Escalbor had threatened Willem. Gwilym remembered arguing with his father about this. “Give him the book, Papa. You can always rewrite it.”
         But his father had been adamant. “The man is sick with power. We cannot give him any more. He wants to do evil things with any more power he gets. His ideas of law are sick and twisted. He will stop educating women, will buy and sell them as chattel, wrap them up in heavy robes and hide them from sight. He will set up harsh rules about drinking and adultery. He want to hold public stonings to terrorize people into obeying him. He’s mad! Right now he is held in check by the different clans who have more liberal beliefs. We cannot be the instrument to allow him to rise above them.”
         That was the last night Gwilym had spoken with his father. And now one of Escalbor’s sons was lying at Gwilym’s feet, half buried and beheaded by Gwilym’s hand. He felt sick to his stomach again but there was no more to retch. Gwilym dropped the sword, retrieved his scimitar and spade, and jogged off after the wagon tracks. He followed them, with difficulty, off the main deer path into the woods until he arrived at wagons.

         Where is my family? Oh, that’s right; hidden by Grainne’s spell. What was the secret word I gave her?          “Zamzam!” he cried. Why had I chosen this word in a moment of crisis?
       His children ran up to him from behind some trees. He knelt down and spread his arms to receive them. They stopped short and looked at him in horror. He looked down at himself and saw that his lower body was covered in the blood that had spurted from the knight’s wounds. “It’s all right. It’s not my blood. The knight is dead. We needn’t worry about him anymore.”
       They asked him all about the fight. He told them they would hear more later, when they had cleared this dangerous forest. As Grainne directed the horses back to the main path, he changed his soiled clothes. “Was it bad?” she asked.
       “It wasn’t dangerous. I had him at a disadvantage the whole time.” He told her all about the rope and the pit he had quickly dug with the spade.
       “Did you leave the body? There would have been gold coins on him.”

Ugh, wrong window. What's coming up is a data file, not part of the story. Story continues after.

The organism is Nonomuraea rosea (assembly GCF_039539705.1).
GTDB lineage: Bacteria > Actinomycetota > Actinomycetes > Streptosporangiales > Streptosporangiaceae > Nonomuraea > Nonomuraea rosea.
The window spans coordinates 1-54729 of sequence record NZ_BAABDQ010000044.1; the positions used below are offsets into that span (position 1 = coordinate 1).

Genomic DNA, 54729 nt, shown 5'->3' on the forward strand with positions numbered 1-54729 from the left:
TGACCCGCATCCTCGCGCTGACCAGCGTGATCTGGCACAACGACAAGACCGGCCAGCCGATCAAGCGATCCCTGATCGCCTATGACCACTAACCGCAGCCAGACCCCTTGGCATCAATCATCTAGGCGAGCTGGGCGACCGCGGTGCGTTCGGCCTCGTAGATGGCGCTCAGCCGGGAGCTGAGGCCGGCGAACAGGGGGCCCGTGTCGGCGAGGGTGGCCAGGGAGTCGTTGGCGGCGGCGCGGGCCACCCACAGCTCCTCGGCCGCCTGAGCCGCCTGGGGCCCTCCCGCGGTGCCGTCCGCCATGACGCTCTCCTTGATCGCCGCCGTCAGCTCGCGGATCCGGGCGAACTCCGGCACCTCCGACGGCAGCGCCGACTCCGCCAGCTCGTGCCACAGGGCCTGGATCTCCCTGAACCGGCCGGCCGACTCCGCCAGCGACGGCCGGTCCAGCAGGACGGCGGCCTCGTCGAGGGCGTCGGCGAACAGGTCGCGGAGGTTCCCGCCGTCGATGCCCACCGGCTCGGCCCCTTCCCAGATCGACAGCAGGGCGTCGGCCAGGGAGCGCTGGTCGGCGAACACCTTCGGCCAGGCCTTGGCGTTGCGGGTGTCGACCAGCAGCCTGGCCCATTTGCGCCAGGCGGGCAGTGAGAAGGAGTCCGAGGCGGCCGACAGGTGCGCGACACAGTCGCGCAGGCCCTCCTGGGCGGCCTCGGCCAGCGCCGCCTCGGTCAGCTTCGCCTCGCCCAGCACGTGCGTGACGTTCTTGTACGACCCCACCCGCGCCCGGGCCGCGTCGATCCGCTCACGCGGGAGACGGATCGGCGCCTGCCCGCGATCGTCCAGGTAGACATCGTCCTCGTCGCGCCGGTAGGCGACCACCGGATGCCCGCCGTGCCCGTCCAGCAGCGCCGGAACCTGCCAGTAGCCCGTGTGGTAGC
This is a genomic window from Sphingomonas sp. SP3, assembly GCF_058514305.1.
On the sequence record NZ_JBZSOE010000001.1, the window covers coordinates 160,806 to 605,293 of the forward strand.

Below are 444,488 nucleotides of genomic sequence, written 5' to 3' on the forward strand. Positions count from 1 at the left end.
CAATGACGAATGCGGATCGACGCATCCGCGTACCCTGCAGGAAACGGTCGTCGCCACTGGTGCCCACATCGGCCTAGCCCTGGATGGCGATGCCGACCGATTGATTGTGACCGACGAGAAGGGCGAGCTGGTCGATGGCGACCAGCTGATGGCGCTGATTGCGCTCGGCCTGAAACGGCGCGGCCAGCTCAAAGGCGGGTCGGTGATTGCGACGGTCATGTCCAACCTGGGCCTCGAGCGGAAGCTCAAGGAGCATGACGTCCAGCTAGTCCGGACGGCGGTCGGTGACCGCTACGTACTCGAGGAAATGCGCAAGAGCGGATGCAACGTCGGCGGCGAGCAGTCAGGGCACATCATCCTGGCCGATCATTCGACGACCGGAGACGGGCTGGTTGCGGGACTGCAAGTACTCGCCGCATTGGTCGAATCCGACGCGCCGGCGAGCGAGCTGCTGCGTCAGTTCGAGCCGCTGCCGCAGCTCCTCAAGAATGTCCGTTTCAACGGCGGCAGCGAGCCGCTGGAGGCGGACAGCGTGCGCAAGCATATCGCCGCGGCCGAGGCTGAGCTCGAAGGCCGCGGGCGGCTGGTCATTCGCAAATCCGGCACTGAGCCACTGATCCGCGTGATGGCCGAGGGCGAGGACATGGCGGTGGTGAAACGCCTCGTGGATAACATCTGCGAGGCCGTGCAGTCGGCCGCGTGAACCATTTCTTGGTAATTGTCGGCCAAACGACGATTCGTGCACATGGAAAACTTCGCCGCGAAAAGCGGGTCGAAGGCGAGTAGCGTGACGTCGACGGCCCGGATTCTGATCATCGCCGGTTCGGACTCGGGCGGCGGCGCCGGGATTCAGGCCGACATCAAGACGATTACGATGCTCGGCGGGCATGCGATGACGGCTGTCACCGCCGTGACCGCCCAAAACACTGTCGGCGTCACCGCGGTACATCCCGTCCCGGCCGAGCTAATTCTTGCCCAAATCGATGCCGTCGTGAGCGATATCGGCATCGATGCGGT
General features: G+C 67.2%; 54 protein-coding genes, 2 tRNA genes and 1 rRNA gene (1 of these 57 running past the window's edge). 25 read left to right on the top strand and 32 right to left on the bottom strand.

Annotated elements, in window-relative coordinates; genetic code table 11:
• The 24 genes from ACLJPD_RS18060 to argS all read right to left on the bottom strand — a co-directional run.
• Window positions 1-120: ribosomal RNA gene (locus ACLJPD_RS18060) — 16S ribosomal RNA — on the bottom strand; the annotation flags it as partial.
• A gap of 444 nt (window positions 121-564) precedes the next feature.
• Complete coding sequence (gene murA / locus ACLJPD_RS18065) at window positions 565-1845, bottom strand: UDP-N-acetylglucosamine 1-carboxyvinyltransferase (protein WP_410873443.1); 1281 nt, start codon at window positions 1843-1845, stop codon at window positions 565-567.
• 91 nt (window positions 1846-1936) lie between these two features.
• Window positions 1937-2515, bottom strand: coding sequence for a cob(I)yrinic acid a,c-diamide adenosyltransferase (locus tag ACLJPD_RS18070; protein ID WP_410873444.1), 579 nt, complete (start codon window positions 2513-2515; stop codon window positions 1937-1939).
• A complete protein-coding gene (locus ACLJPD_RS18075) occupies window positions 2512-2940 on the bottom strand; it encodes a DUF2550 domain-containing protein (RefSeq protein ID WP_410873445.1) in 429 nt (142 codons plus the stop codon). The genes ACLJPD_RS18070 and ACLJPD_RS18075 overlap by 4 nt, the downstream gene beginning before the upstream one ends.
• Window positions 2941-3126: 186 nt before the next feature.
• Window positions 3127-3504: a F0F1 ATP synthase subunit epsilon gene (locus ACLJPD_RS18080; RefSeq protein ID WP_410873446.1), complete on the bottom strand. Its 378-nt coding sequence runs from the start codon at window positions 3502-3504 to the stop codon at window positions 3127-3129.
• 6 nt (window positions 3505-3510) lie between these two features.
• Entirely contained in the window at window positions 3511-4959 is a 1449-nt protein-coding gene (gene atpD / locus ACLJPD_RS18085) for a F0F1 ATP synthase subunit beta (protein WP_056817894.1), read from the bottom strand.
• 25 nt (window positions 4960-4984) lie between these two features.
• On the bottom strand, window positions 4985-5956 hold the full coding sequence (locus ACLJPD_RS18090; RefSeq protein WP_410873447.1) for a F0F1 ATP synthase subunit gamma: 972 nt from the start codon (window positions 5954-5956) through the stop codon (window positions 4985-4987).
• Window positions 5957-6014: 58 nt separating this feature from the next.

“I’ve no wish for his blood money. Let the forest bandits have him. They’ll be blamed for his death that way.”

To read the entire first draft in one shot, click here:

Friday, June 20, 2014

PMO Creation - Week 18

This is week 18 and we still haven't finished any of the projects we started with. I was shocked but the CEO was happy to see what he suspected being highlighted in black and white. He loves the process.

The number one project which we were awaiting our customer to approve was agreed to by them so it is a go but it turns out that this is really just the completion of one of the modules we have identified as a lower priority project. So we moved this project up to the number one slot and crossed out the customer name on the original project.

Now that the meetings are running smoothly, we decided to bring in one project per week for a project review. The first victim will be the project that has been threatening to end for the last ten weeks so we can see what is going on with it.

Monday, June 16, 2014

Dear PM Advisor. Jun 16, 2014

Dear PM Advisor,

We are documenting our assumptions as we plan but we’re concerned. A lot of the assumptions we are making won’t be proven true or false until we are halfway through the project. Management has challenged these and told us they won’t approve the project unless we have answers to all these questions.

What can we do?

Nervous in New York